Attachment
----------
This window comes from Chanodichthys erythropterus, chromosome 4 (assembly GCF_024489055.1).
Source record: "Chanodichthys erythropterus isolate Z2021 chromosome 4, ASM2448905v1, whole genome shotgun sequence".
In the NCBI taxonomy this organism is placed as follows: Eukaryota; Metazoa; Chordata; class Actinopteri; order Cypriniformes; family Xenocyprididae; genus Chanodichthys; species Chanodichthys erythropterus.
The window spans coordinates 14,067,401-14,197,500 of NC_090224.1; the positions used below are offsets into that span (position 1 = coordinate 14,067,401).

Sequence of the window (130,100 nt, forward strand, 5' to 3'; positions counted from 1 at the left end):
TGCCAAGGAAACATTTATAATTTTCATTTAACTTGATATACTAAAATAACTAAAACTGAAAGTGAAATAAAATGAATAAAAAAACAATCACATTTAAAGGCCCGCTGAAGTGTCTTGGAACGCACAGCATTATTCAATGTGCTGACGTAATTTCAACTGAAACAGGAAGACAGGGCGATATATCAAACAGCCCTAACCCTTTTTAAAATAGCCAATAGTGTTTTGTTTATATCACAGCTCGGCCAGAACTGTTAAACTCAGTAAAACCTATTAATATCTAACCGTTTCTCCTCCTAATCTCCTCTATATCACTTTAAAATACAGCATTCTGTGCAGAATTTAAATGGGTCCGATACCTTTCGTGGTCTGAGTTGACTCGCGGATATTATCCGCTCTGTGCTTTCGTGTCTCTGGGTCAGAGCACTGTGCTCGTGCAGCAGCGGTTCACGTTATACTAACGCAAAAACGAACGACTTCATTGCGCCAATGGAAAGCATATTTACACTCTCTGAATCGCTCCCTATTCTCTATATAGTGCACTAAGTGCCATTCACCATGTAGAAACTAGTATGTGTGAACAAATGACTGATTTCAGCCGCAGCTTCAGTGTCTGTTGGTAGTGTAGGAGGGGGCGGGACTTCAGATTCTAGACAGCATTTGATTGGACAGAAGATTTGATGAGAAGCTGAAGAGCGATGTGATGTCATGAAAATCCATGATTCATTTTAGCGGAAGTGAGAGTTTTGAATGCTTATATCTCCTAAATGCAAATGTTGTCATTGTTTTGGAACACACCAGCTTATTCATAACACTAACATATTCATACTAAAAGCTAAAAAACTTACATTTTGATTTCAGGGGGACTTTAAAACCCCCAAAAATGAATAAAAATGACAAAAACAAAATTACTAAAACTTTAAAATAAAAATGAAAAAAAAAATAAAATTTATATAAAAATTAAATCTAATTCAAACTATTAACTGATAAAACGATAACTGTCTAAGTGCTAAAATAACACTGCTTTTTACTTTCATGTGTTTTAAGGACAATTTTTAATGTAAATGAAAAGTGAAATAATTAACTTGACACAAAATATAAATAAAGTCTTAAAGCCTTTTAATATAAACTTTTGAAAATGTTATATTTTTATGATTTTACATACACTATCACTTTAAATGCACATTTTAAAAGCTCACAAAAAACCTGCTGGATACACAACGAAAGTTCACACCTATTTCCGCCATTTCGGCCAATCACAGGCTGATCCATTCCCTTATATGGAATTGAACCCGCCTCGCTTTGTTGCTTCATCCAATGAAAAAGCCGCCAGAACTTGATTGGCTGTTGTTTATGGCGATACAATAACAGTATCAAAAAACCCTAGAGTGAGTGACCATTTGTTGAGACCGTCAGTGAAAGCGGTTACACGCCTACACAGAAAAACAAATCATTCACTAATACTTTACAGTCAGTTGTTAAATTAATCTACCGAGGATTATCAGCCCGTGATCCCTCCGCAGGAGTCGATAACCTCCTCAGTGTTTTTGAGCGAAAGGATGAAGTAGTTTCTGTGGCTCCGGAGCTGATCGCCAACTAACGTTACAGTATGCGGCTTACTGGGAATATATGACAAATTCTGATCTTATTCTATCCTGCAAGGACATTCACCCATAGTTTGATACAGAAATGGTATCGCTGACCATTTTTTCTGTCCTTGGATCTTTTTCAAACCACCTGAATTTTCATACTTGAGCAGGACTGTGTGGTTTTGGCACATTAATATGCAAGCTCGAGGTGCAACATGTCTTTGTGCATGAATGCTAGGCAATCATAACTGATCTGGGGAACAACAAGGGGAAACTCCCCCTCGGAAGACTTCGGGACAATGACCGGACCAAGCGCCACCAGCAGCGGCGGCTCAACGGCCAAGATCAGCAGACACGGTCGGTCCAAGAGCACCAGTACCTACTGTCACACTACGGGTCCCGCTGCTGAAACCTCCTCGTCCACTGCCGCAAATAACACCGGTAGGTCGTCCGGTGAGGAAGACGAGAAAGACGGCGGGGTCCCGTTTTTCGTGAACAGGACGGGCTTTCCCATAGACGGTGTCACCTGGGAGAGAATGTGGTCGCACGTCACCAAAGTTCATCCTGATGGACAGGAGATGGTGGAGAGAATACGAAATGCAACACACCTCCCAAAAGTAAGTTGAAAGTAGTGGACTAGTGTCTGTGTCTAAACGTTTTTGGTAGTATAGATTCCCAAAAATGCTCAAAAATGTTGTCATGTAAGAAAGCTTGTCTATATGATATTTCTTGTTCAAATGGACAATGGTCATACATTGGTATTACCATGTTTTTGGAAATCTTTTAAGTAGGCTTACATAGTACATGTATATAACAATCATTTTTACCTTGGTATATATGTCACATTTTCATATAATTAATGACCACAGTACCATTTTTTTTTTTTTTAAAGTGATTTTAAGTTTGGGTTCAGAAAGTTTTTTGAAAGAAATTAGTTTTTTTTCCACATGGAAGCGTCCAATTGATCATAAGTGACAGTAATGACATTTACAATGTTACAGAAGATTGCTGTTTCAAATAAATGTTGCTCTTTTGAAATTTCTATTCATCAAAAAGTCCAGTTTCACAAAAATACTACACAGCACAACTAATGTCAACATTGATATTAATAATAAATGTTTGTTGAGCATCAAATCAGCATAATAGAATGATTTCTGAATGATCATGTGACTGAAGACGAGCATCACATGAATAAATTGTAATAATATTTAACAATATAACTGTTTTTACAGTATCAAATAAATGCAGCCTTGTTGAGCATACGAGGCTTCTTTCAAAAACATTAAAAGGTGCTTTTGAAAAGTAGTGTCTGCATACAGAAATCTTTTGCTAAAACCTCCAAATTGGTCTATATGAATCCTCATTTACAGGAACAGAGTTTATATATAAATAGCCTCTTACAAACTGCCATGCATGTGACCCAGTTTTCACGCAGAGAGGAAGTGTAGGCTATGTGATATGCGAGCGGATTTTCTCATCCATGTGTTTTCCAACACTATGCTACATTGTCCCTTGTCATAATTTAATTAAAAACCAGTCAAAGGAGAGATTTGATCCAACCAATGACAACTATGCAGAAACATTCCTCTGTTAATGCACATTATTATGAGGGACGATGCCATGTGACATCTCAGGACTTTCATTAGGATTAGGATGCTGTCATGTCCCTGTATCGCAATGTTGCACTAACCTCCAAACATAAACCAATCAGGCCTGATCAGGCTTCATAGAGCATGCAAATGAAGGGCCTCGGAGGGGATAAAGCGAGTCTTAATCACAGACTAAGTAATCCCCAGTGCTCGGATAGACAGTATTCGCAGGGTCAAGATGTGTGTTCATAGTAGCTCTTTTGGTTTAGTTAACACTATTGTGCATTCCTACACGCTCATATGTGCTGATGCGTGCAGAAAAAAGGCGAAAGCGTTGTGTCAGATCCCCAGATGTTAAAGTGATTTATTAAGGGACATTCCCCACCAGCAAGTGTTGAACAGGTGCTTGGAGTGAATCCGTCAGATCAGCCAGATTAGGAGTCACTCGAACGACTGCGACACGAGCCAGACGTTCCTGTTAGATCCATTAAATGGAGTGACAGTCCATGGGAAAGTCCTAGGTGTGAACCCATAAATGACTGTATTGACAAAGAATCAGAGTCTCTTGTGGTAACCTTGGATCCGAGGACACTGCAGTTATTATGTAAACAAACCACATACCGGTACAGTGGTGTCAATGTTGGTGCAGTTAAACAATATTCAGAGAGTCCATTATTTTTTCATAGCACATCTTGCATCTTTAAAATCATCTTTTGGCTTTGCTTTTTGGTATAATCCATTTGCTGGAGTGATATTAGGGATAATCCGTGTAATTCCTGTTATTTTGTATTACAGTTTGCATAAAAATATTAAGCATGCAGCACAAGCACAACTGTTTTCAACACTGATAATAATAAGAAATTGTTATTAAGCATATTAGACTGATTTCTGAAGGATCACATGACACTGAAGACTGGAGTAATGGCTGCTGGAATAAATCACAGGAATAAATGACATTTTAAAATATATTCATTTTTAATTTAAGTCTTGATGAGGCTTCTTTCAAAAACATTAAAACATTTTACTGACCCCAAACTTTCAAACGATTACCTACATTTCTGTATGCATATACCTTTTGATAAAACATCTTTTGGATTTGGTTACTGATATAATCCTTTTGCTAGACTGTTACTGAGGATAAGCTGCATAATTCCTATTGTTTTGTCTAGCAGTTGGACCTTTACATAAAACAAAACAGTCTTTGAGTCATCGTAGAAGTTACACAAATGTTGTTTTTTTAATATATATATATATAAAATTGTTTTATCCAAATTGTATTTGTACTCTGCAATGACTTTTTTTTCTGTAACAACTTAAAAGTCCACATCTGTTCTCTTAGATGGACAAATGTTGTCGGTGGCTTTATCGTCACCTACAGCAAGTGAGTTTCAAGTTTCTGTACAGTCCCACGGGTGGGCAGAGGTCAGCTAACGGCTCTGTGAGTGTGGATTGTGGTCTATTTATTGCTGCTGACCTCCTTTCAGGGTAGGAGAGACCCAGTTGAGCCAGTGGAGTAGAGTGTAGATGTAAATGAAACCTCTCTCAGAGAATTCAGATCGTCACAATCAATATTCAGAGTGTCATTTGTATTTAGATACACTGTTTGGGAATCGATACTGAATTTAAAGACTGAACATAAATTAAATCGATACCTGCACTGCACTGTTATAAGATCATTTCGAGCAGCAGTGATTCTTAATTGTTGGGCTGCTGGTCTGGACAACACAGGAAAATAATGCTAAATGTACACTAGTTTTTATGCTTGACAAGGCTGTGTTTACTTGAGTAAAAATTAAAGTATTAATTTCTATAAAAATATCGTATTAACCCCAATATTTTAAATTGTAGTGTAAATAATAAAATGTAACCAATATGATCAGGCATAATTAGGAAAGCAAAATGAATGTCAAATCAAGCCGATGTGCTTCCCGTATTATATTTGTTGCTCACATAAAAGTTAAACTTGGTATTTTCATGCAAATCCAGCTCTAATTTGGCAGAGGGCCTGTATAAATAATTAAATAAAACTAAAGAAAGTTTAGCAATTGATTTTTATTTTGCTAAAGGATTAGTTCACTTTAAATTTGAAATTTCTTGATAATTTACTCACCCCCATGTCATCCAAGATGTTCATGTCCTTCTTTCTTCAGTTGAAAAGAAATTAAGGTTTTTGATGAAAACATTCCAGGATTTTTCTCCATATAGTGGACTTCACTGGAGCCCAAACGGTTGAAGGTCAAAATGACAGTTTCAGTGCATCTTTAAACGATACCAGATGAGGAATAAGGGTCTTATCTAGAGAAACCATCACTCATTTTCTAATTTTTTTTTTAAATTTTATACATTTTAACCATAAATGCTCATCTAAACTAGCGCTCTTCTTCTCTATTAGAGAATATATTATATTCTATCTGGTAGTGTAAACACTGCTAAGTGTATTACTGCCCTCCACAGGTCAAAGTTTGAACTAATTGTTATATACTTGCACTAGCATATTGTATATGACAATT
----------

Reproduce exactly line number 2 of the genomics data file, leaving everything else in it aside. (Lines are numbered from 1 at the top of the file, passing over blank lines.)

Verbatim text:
Source record: "Chanodichthys erythropterus isolate Z2021 chromosome 4, ASM2448905v1, whole genome shotgun sequence".